One of the most important concepts in bioassay is that of replication. Test samples are regularly replicated 2 or 3 times. Multiple response measurements at each dose will, in general, result in a better estimate of the precision of our result.

As with all biological experiments, however, there is often quite a lot of variability in replicates (unless they are pseudo replicates. Read our blog on the subject to find out more: Understanding true replicates and pseudo replicates in bioassay) and we often see replicates which show noticeably different responses for the same dose.

Unless there are known causes for this from some laboratory mishap, many clients feel the need to make decisions about what level of variability within replicates is acceptable. At Quantics, one metric we often see clients using to make such decisions is the *coefficient of variation*, or CV. This is defined as the ratio of the standard deviation and the mean of the replicates, and is often expressed as a percentage (often refered to as %CV).

If the CV is being used in this way, then the suitability criterion on replicate variability is typically considered valid if the CV of all replicate sets falls below a chosen value. So, for example, an assay might be considered good to go if all of five sets of replicates at five different dose levels have a CV of below 20%.

The standard deviation of the replicates is just a property of the replicates and is *independent* of the model fit. It is calculated by, for each dose,

- Measuring the distance of each replicate point from the mean of the points,
- Square each distance, and add up
- Divide by n-1
- Take the square root.

(If you want to know why then give us a call!)

Now let’s consider the analysis. If the analysis is going to provide confidence intervals, or you plan to use any suitability criteria that take the variability of the data into account (such as F-tests or equivalence tests), then there is a built-in assumption that the standard deviation of the replicates *at each dose is the same.* This is called *homogeneity of variance*, and applies to any model we choose to fit.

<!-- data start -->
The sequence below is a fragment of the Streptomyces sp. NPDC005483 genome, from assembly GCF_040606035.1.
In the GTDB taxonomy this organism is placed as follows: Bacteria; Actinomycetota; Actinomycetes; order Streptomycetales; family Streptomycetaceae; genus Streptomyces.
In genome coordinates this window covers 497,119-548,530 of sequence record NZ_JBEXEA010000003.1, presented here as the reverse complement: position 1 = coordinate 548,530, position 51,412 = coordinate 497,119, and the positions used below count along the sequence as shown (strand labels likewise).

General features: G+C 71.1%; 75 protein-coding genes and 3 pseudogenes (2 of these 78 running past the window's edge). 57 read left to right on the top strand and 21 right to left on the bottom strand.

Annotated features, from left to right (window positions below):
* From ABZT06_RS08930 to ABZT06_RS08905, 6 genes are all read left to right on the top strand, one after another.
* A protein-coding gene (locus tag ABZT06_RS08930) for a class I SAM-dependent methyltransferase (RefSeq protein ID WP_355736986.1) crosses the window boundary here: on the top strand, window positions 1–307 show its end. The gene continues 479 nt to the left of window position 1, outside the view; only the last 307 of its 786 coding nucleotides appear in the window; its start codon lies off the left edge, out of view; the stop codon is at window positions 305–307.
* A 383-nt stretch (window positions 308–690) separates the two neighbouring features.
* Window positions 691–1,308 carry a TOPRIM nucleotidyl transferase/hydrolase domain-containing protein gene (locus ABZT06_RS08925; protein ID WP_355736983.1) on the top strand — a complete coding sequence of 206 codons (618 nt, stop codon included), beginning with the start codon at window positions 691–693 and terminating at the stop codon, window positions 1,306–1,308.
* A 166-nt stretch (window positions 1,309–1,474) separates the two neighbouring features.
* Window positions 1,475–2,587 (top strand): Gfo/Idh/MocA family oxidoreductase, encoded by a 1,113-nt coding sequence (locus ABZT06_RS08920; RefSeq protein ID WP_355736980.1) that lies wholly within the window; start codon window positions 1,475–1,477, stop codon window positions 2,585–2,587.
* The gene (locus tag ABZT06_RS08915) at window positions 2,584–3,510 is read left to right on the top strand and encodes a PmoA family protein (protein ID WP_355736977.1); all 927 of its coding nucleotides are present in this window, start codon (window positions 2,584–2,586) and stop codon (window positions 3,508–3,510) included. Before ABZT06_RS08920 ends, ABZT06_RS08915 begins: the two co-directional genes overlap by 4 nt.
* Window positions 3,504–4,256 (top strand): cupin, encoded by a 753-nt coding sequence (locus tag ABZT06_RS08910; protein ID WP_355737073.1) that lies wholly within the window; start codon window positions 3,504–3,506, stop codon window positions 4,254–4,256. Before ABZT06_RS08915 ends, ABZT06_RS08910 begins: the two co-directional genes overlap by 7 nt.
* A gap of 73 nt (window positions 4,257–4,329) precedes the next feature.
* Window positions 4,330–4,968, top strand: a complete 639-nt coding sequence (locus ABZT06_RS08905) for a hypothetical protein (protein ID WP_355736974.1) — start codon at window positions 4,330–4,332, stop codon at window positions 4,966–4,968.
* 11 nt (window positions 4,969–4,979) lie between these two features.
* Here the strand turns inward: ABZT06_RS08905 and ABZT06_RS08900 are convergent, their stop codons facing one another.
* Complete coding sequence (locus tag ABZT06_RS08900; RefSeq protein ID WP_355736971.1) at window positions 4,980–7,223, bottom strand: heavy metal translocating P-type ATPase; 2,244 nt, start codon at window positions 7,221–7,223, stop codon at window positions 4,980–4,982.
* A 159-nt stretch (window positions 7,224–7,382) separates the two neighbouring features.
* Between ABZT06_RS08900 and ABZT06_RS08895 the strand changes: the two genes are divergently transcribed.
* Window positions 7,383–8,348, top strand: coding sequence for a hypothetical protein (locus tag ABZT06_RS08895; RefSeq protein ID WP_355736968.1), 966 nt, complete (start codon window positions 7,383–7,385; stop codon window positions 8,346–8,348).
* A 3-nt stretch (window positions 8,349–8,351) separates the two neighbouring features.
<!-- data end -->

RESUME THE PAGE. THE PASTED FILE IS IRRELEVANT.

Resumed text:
If the standard deviation is not constant across the doses, then any inferences we might make for suitability criteria will not be valid. (A log transform of the response, for instance, may achieve homogeneity of variance in a case where we have standard deviation increasing with dose. Read When and How Should I Transform my Response Data? to find out more.)

This requirement for a constant standard deviation leads to the downfall of a constant CV cut-off. Recall the definition of CV: standard deviation divided by mean. If we have a dose response, then the mean of the replicate distributions will change with dose, but—if we have the required homogeneity of variance—the standard deviation will be constant across the doses. This means that for a positive slope assay, the replicate CV should *decrease across the dose range*, and vice versa for a negative slope assay.

**Using a CV cut-off that is the same for each dose, therefore, makes no sense.**

The only time we would expect to see a constant CV of the raw responses is when the responses need a log transformation to achieve homogeneity of variance. But in that case, basing suitability criteria on the raw scale makes no sense either, as these are not the numbers we will be using to calculate the reportable value.

Alongside those who use CV as a repeatability criterion, we also find that some clients think of CV as a kind of outlier measure. This is again flawed reasoning. Remember that the CV of a set of replicates *is independent of the model *fit, so it tells you nothing about whether the data might be considered an outlier with respect to the model.

Quantics, therefore, strongly advises against using CV as a suitability criterion, whether for assay repeatability or outlier management. Our team of statisticians are on hand to help you manage these and any other statistical aspect of your bioassay—just give us a call!

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